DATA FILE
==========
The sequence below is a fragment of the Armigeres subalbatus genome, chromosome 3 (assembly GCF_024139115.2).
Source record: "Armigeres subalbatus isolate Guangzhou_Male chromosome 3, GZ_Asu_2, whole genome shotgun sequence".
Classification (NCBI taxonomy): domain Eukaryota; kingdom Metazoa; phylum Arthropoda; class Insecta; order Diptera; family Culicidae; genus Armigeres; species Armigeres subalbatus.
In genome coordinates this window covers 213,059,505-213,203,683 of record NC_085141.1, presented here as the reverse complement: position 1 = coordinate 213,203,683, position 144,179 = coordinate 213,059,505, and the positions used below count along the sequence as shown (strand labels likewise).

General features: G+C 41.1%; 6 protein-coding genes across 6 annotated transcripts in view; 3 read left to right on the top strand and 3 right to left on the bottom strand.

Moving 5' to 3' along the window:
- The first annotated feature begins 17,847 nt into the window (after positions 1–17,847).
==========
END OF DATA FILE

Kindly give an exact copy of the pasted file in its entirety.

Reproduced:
The sequence below is a fragment of the Armigeres subalbatus genome, chromosome 3 (assembly GCF_024139115.2).
Source record: "Armigeres subalbatus isolate Guangzhou_Male chromosome 3, GZ_Asu_2, whole genome shotgun sequence".
Classification (NCBI taxonomy): domain Eukaryota; kingdom Metazoa; phylum Arthropoda; class Insecta; order Diptera; family Culicidae; genus Armigeres; species Armigeres subalbatus.
In genome coordinates this window covers 213,059,505-213,203,683 of record NC_085141.1, presented here as the reverse complement: position 1 = coordinate 213,203,683, position 144,179 = coordinate 213,059,505, and the positions used below count along the sequence as shown (strand labels likewise).

General features: G+C 41.1%; 6 protein-coding genes across 6 annotated transcripts in view; 3 read left to right on the top strand and 3 right to left on the bottom strand.

Moving 5' to 3' along the window:
- The first annotated feature begins 17,847 nt into the window (after positions 1–17,847).